Holiday Gift Giving -Why shop here?

Happy Holiday Shopping Guide! Annie’s Book Stop of Worcester, the “bigger on the inside” bookstore at 65 James Street, is happy to present our 2019 recommendations of gifts for the winter holidays.

Hello, everyone. I thought that I’d like to write this blog a bit differently this time. First of all, let me introduce myself. I’m Selina, and I work at the store part time. I am also a frequent customer here! Instead of just recommending certain books for you to think about purchasing for those people on your holiday (and other) lists, I’d like to give you some of the reasons why I like to shop here for my gifts.

First of all, this is a woman owned, independent bookstore. That in itself gives me greater incentive to want to spend my money here. I would much rather buy from someone local, who lives locally, spends their own money locally, and who supports the community I live in, than buy from a large corporation in East Nowhere, North China. (or another online company that steals a lot of business from many local companies. Not mentioning any names…)

Secondly, if I am looking for a book, either we have it here, or we can generally get it here in a few days. usually at a great discounted price. All new books are 20% off the cover price, but some of the new books are 25% to 30% off the cover price. Some of the Christmas books are even 40% off!


When you walk in the door to Annie’s Book Stop of Worcester, you get the feeling of an old time bookstore, with books piled high on the shelves. It’s almost as if you’d find it in Diagon Alley, from the Harry Potter Books. There’s always a surprise waiting for you here. The inventory is always changing, so there is literally something new in every day.



There’s free coffee, tea, hot chocolate and more, if you are so inclined, to enjoy on a brisk Winter day while looking for just the right item for that hard-to-please person.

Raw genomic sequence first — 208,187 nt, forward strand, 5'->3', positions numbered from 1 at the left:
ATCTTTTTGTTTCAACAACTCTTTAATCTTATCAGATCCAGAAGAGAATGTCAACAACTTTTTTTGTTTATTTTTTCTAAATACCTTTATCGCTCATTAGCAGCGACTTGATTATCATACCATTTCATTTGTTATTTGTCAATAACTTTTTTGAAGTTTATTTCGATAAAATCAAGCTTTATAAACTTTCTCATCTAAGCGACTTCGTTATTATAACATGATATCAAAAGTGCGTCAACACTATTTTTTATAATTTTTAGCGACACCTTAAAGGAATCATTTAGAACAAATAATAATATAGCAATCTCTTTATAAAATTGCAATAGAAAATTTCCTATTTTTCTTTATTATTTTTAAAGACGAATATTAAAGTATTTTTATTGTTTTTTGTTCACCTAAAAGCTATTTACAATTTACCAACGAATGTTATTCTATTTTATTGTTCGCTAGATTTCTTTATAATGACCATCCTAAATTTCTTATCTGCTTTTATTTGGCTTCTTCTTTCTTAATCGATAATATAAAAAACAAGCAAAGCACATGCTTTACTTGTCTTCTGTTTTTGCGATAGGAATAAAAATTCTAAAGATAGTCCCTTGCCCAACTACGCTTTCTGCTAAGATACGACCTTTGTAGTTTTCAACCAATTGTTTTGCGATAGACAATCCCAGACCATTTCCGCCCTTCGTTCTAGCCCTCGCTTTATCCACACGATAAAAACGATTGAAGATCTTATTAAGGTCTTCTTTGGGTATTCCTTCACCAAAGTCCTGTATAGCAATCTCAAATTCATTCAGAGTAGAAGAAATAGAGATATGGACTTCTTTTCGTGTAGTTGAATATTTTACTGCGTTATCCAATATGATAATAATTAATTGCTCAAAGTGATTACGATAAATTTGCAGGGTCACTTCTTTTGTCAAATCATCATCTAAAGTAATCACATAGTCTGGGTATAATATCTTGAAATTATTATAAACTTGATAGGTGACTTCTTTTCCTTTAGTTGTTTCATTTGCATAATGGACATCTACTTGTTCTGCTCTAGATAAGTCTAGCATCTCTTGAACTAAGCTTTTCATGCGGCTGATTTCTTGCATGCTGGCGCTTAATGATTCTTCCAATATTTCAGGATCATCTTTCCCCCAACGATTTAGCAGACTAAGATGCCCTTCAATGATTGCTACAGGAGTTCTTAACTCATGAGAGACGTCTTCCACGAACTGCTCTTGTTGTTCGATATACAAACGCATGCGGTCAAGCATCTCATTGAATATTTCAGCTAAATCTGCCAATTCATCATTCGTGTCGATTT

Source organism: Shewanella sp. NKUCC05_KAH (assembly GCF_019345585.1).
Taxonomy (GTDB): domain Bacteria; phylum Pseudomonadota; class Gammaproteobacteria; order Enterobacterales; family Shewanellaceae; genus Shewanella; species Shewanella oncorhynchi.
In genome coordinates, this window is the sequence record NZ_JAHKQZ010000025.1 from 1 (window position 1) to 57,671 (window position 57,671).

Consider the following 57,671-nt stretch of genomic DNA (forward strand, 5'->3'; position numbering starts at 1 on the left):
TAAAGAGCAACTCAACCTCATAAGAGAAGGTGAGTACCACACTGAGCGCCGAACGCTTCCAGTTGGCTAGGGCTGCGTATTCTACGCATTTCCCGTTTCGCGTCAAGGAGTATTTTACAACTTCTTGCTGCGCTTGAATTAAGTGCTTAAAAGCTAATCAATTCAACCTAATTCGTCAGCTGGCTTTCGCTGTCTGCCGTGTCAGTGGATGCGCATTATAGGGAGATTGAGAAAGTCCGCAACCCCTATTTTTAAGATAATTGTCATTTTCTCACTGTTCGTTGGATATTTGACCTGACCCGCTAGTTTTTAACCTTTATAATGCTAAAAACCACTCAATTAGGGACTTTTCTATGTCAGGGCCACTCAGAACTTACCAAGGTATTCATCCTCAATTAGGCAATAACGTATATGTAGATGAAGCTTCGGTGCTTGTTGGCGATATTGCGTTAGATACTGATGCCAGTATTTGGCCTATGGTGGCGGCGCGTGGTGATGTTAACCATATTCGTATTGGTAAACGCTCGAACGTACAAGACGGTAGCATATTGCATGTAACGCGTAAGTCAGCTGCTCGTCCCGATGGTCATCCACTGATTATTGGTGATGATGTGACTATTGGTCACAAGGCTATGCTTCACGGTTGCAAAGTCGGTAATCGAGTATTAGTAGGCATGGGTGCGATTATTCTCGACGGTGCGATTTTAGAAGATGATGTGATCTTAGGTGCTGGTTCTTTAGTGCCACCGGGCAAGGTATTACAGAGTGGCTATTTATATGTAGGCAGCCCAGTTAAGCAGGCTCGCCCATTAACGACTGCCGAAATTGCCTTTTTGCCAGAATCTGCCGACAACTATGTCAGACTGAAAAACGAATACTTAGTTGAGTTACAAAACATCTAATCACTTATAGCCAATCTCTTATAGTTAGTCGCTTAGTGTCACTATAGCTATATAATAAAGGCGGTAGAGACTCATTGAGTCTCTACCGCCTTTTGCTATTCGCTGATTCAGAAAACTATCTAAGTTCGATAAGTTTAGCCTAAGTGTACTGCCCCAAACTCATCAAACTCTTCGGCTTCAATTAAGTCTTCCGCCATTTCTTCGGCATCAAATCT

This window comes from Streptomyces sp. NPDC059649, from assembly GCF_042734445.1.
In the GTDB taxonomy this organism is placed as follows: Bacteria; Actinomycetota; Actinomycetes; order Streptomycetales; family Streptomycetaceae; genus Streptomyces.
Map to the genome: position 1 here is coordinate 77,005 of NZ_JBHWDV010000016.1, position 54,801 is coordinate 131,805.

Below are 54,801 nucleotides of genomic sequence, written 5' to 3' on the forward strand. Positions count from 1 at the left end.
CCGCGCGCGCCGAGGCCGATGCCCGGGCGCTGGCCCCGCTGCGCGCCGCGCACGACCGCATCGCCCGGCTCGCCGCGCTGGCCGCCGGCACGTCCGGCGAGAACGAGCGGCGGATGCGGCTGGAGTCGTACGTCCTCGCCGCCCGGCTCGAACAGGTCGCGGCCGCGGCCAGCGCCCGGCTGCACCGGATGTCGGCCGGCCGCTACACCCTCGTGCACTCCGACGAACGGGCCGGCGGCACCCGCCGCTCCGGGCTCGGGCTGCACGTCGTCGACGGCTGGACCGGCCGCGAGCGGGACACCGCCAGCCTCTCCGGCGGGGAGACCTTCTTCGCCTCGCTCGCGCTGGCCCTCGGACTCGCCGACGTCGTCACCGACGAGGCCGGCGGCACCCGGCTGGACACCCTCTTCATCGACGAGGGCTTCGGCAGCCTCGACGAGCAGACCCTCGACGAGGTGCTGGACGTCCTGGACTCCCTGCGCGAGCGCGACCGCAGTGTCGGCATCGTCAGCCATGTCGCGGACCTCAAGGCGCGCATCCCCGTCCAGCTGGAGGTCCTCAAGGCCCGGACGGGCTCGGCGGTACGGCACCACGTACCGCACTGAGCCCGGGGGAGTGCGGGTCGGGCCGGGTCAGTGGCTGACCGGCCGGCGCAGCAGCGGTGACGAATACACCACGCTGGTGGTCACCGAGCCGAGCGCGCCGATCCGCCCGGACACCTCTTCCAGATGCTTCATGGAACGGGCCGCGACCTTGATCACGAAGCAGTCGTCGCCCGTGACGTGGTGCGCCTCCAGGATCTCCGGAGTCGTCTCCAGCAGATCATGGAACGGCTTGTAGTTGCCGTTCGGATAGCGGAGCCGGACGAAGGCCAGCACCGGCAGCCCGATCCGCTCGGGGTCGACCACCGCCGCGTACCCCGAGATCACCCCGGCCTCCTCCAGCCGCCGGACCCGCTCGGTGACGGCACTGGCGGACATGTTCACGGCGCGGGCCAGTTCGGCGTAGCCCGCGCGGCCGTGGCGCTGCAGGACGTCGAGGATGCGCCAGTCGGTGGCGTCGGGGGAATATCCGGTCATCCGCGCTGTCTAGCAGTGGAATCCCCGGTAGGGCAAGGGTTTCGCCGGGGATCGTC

If that person is a child, Annie’s has a treasure trove of great Children’s gifts. We have boxed sets of books for young children, as well as funny hats.

For older children we also have boxed sets of books, and lots of graphic novels.





There are some cute literary tote bags for kids or adults, too. I took pictures of a few of them, but I decided not to use one of of them because I bought the bag as a gift for someone!


We are also the third largest Doctor Who merchandiser in the United States. I know I have a lot of friends that love Doctor Who, and would love some of the toys, books, magazines, audio tapes, etc. that we carry.


There’s a lot to see at Annie’s Book Stop of Worcester. The only thing is you may need a little time to go through the store and find the treasures hidden within it.

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Author Spotlight – Armand Rosamilia

Armand Rosamilia pic


Annie’s Book Stop of Worcester is happy to shine our Friday Author spotlight on Armand Rosamilia, a – hold on – he’ll tell you himself!

Honestly, I am the sexiest and handsomest and… oh, wait. Honestly? I’m Armand Rosamilia, a crime thriller and horror author.  A New Jersey boy now living in Florida, where he couldn’t be happier. I write full-time and actually make a living from doing it! I’m also a podcaster, and really good-looking and…

Where can people find your work? (Besides Annie’s Book Stop of Worcester –though they should totally check here first!)

I’m on Amazon with everyone else. You can also find me on all the normal social media spots like Facebook (as Author Armand Rosamilia) and Twitter (as ArmandAuthor) and my website,

How can we follow your work and share your awesomeness?